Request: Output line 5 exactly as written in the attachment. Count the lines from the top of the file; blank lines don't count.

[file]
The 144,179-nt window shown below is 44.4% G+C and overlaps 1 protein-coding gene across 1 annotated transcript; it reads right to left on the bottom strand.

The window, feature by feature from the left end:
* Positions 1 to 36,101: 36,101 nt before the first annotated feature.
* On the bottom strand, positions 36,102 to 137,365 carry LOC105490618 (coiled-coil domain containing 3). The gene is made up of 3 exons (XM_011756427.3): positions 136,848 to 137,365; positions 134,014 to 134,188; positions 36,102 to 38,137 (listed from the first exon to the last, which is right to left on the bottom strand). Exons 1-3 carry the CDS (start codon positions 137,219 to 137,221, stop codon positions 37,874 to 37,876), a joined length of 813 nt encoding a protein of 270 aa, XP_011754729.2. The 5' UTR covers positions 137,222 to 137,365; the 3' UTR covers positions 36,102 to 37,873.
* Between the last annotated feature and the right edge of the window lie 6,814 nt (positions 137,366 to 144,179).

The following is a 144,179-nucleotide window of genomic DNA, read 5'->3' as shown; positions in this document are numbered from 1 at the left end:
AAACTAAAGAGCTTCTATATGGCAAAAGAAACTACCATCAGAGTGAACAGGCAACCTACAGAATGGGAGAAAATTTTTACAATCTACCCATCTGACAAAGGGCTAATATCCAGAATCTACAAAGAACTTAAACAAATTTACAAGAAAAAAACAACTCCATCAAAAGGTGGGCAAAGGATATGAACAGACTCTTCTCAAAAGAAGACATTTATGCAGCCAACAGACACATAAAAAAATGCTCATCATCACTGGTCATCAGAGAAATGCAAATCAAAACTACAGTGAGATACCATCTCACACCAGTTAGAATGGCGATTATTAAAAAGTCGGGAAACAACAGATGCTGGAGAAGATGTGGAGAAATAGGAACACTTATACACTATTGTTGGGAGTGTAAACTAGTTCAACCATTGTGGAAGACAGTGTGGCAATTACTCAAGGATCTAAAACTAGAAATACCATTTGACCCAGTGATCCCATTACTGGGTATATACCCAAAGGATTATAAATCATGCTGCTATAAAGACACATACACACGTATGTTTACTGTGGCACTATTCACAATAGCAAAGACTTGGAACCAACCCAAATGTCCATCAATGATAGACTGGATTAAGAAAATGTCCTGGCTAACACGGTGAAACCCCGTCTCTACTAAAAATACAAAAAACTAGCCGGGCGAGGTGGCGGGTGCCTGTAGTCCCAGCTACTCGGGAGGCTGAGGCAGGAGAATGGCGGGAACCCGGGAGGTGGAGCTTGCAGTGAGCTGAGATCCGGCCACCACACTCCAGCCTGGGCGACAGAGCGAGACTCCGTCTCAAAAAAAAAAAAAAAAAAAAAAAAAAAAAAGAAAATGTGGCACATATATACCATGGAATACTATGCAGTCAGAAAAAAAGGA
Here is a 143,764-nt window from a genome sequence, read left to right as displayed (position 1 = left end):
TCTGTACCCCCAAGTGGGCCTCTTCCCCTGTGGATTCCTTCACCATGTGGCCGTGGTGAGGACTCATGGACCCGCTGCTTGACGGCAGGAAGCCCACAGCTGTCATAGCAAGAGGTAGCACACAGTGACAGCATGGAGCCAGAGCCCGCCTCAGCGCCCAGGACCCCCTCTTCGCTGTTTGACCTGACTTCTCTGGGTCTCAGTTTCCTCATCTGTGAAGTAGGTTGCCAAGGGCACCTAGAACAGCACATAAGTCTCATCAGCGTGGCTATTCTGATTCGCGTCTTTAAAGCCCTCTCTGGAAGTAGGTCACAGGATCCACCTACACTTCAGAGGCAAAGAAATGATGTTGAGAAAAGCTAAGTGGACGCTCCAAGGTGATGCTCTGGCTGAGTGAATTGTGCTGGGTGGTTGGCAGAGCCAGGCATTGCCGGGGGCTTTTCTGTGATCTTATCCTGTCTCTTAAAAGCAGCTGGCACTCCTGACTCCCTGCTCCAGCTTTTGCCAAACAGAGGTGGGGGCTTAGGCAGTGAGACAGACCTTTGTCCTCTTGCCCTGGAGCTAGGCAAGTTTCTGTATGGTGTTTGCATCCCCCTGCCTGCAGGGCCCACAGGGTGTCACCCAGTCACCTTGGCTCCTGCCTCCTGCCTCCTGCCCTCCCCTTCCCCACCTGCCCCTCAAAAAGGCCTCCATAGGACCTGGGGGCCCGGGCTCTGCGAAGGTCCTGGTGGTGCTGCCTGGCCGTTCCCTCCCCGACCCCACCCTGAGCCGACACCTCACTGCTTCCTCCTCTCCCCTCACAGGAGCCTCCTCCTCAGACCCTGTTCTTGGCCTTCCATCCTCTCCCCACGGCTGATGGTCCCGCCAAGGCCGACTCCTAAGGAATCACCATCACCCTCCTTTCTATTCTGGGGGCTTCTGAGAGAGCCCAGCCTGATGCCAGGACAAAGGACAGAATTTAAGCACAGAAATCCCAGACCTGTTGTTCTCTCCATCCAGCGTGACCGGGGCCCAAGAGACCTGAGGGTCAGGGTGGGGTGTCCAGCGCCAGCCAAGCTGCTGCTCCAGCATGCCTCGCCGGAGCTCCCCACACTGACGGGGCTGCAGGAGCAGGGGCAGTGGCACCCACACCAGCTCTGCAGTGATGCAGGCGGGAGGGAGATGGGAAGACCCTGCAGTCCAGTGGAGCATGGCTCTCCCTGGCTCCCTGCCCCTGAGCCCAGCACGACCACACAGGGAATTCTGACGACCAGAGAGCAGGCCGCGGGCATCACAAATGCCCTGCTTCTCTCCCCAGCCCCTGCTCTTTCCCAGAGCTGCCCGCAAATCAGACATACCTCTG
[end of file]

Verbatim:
* Between the last annotated feature and the right edge of the window lie 6,814 nt (positions 137,366 to 144,179).